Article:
I seem to be somewhat addicted to the SlicknesS-black theme, but one common problem with dark themes is that they often render certain programs virtually unusable (or at the very least, much more difficult to use), OpenOffice Writer being what prompted me to discover the fix for this as under the SlicknesS-black theme it is impossible to change the color of the text.
One fix was posted on the gnome-look website, but several comments were posted that it didn't work (which I can confirm; it really didn't work, not on my computer at least). I give that fix credit for pointing me in the correct direction, but ultimately a different technique was needed.
This howto isn't just for people having issues with dark themes, though. If you've ever wanted to run one application using a different theme than the rest of your system (or hell, choose a different theme for each application. Why not?), it's actually very easy.
The basic idea is to create an executable shell script that will override the program's launching script in order to call that script using the env command. For this howto I'll demonstrate how I used this technique to run OpenOffice using the SlicknessX theme (although any theme with a locatable gtkrc file will work).
Here we go.
1) First, find the exact location of the executable that calls the program that you want to theme. This can be done using the 'which' command. To find OpenOffice, you would type into the terminal: 'which ooffice'. This gave me the result '/usr/bin/ooffice'. So far so good.
2) Second, check on your PATH variable. For this to work you need to settle on using a directory that's higher up on the search path than the one where the executable currently resides (in this case, '/usr/bin'). You can see your current value for path by typing 'echo $PATH' into a terminal. To be higher up on the search path, the directory you want to use should be to the left of the one that contains the script's executable. I highly recommend creating a bin folder in your home directory and setting that as the top folder in the search path exactly for situations like these. To do that:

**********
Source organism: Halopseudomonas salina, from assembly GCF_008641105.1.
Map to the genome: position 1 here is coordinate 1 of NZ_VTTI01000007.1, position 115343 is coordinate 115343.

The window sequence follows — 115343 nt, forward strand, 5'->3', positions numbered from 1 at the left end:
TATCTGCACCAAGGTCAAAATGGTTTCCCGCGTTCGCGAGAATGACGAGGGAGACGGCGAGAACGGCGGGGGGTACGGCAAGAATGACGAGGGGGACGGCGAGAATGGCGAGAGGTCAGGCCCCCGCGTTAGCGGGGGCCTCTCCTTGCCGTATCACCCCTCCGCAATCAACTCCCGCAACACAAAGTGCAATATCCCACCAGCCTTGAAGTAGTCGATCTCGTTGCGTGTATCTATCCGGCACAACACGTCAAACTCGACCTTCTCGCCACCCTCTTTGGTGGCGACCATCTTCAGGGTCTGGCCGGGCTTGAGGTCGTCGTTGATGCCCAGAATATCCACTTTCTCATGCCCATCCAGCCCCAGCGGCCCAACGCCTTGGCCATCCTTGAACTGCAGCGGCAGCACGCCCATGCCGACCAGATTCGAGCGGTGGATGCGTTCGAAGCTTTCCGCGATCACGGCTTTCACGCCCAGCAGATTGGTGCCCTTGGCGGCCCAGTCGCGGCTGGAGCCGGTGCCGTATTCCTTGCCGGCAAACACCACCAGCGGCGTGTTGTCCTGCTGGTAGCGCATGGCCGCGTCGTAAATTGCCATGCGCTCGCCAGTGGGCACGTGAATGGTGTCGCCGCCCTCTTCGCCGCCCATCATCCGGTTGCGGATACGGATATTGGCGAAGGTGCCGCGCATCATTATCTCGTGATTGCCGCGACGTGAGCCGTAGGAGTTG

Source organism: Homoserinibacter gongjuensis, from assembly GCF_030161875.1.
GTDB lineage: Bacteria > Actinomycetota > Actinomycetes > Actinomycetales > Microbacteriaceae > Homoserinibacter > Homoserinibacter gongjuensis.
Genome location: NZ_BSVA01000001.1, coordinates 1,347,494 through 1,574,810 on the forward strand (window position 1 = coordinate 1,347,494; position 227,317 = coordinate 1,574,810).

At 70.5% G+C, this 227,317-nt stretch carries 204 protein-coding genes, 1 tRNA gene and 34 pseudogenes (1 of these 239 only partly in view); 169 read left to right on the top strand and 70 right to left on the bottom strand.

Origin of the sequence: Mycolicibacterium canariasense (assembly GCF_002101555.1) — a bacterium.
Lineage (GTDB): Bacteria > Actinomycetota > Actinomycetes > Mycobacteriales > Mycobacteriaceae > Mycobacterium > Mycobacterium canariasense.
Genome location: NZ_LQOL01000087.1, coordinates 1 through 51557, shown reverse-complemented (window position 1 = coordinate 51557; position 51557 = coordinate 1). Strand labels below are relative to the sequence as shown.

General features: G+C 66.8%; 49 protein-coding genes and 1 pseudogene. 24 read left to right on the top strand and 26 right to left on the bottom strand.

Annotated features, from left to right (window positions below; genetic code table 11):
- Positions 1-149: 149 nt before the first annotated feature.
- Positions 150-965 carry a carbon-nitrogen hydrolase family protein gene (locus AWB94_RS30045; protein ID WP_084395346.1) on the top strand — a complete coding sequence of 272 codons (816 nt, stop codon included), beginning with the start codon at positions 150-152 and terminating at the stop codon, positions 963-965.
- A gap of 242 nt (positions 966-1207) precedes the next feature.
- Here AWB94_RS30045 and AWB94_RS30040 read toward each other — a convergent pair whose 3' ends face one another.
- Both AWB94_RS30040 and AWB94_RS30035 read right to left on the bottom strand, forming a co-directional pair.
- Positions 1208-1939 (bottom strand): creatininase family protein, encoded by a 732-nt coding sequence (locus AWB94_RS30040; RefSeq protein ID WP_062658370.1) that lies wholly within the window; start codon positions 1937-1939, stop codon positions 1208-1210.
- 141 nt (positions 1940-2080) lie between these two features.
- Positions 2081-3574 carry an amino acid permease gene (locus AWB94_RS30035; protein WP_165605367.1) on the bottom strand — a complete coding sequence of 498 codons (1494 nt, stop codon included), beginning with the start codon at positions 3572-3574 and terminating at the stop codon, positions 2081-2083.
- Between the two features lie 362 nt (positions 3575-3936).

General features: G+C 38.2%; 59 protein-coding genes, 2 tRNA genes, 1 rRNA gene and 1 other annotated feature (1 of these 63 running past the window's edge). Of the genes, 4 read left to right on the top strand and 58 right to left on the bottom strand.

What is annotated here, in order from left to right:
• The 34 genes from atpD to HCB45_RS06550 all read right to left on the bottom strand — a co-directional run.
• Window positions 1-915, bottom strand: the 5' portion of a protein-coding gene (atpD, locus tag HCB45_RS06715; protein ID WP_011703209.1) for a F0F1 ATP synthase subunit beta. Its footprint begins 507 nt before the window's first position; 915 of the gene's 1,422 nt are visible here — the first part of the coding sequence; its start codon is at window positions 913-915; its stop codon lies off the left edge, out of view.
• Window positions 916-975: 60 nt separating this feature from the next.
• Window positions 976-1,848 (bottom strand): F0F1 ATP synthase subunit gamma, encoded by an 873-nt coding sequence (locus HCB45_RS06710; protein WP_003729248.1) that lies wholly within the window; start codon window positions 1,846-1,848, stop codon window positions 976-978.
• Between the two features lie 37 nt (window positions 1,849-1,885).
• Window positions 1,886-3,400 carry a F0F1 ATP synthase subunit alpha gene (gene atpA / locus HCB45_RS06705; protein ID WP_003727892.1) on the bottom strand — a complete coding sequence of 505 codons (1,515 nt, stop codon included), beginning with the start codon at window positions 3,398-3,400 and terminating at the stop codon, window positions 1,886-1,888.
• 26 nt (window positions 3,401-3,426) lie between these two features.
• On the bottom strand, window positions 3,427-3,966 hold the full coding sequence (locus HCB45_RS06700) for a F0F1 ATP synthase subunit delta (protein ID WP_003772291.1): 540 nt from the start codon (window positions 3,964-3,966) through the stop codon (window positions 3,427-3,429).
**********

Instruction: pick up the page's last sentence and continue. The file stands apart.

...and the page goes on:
Close the terminal and open it again, then check on PATH by typing 'echo $PATH' again. If the first value isn't /home/YOUR_USERNAME/bin (my terminal automatically added my home bin folder to the path), you'll need to put it there manually by opening up .bashrc ...
... going down to the bottom of the page, and entering in this line:
Again, you can use any directory as long as it's higher up the search path than the program's executable, but the rest of this howto will assume that ~/bin is being used.
3) Okay, now we'll create the script that will override the program. To override OpenOffice's executable (/usr/bin/ooffice), create a file called 'ooffice' in ~/bin:
The actual script we'll put into this file is very simple, but we need some information first. Namely, decide on a theme to use, and then locate that theme's gtkrc file. Themes are usually installed in /usr/share/themes or ~/.themes. Open up the folder for the one you want, open up the 'gtk-2.0' folder, and make sure that a file called 'gtkrc' is in that directory. If it isn't, choose a different theme; if it is, remember its absolute path (in my case it's '/usr/share/themes/SlicknessX/gtk-2.0/gtkrc'). In addition to that you'll need the absolute path to your program's executable ('/usr/bin/ooffice'). Once you have that, put this in the 'ooffice' file we created:
$ gedit ~/bin/ooffice
Since this technique can be used for any program, here's the basic format. Remember, the filename must be the same as the program's executable script (what you would type into the terminal to open it):
env GTK2_RC_FILES=/usr/share/themes/SlicknessX/gtk-2.0/gtkrc /usr/bin/ooffice "$@"
4) Last step: make our newly created script executable. To do that, simply type this into a terminal:
env GTK2_RC_FILES=PATH_TO_GTKRC PATH_TO_EXECUTABLE "$@"
This step is extremely important, since without it our newly created script would be unable to execute.
$ chmod +x ~/bin/ooffice
Now every time you open OpenOffice (or whichever program you desire to theme), it will open in the chosen theme. If you want to undo this it's as simple as removing the script (rm ~/bin/ooffice).
Feedback is welcome.